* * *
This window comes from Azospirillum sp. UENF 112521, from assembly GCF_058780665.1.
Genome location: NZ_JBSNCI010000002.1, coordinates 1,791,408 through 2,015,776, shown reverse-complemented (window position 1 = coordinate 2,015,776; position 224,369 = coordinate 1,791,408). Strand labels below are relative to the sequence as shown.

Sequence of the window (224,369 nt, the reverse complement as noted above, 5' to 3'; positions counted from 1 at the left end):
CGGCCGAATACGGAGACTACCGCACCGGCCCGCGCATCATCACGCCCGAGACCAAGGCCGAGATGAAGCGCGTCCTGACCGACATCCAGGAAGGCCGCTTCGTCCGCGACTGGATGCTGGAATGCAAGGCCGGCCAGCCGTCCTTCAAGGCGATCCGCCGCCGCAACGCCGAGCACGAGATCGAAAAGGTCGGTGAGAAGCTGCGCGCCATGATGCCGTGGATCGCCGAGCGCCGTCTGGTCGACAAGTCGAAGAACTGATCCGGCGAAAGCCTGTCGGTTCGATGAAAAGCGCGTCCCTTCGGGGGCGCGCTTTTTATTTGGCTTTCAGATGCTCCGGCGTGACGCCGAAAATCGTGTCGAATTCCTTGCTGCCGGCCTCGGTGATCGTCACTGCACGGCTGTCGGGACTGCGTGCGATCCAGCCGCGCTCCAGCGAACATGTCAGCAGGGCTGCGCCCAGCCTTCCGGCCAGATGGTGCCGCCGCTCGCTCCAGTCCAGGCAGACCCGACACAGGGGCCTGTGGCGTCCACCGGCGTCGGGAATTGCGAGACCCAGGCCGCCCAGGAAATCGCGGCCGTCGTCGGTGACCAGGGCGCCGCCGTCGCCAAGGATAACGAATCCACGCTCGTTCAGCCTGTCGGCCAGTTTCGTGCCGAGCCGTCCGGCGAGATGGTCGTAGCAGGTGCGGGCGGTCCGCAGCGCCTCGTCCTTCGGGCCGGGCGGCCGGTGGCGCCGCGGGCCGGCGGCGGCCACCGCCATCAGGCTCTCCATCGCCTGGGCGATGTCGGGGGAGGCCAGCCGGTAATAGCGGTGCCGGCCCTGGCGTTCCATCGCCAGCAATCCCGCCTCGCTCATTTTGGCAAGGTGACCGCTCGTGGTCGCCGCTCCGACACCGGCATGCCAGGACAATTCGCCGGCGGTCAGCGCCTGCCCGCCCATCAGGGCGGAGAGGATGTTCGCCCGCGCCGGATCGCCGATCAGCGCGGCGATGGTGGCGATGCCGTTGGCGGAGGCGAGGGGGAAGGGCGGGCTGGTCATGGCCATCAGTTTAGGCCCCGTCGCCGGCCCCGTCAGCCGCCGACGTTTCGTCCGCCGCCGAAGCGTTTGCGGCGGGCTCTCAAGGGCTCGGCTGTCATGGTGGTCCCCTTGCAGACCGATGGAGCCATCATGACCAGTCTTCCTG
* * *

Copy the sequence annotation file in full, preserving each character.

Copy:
This window comes from Azospirillum sp. UENF 112521, from assembly GCF_058780665.1.
Genome location: NZ_JBSNCI010000002.1, coordinates 1,791,408 through 2,015,776, shown reverse-complemented (window position 1 = coordinate 2,015,776; position 224,369 = coordinate 1,791,408). Strand labels below are relative to the sequence as shown.

Sequence of the window (224,369 nt, the reverse complement as noted above, 5' to 3'; positions counted from 1 at the left end):
CGGCCGAATACGGAGACTACCGCACCGGCCCGCGCATCATCACGCCCGAGACCAAGGCCGAGATGAAGCGCGTCCTGACCGACATCCAGGAAGGCCGCTTCGTCCGCGACTGGATGCTGGAATGCAAGGCCGGCCAGCCGTCCTTCAAGGCGATCCGCCGCCGCAACGCCGAGCACGAGATCGAAAAGGTCGGTGAGAAGCTGCGCGCCATGATGCCGTGGATCGCCGAGCGCCGTCTGGTCGACAAGTCGAAGAACTGATCCGGCGAAAGCCTGTCGGTTCGATGAAAAGCGCGTCCCTTCGGGGGCGCGCTTTTTATTTGGCTTTCAGATGCTCCGGCGTGACGCCGAAAATCGTGTCGAATTCCTTGCTGCCGGCCTCGGTGATCGTCACTGCACGGCTGTCGGGACTGCGTGCGATCCAGCCGCGCTCCAGCGAACATGTCAGCAGGGCTGCGCCCAGCCTTCCGGCCAGATGGTGCCGCCGCTCGCTCCAGTCCAGGCAGACCCGACACAGGGGCCTGTGGCGTCCACCGGCGTCGGGAATTGCGAGACCCAGGCCGCCCAGGAAATCGCGGCCGTCGTCGGTGACCAGGGCGCCGCCGTCGCCAAGGATAACGAATCCACGCTCGTTCAGCCTGTCGGCCAGTTTCGTGCCGAGCCGTCCGGCGAGATGGTCGTAGCAGGTGCGGGCGGTCCGCAGCGCCTCGTCCTTCGGGCCGGGCGGCCGGTGGCGCCGCGGGCCGGCGGCGGCCACCGCCATCAGGCTCTCCATCGCCTGGGCGATGTCGGGGGAGGCCAGCCGGTAATAGCGGTGCCGGCCCTGGCGTTCCATCGCCAGCAATCCCGCCTCGCTCATTTTGGCAAGGTGACCGCTCGTGGTCGCCGCTCCGACACCGGCATGCCAGGACAATTCGCCGGCGGTCAGCGCCTGCCCGCCCATCAGGGCGGAGAGGATGTTCGCCCGCGCCGGATCGCCGATCAGCGCGGCGATGGTGGCGATGCCGTTGGCGGAGGCGAGGGGGAAGGGCGGGCTGGTCATGGCCATCAGTTTAGGCCCCGTCGCCGGCCCCGTCAGCCGCCGACGTTTCGTCCGCCGCCGAAGCGTTTGCGGCGGGCTCTCAAGGGCTCGGCTGTCATGGTGGTCCCCTTGCAGACCGATGGAGCCATCATGACCAGTCTTCCTG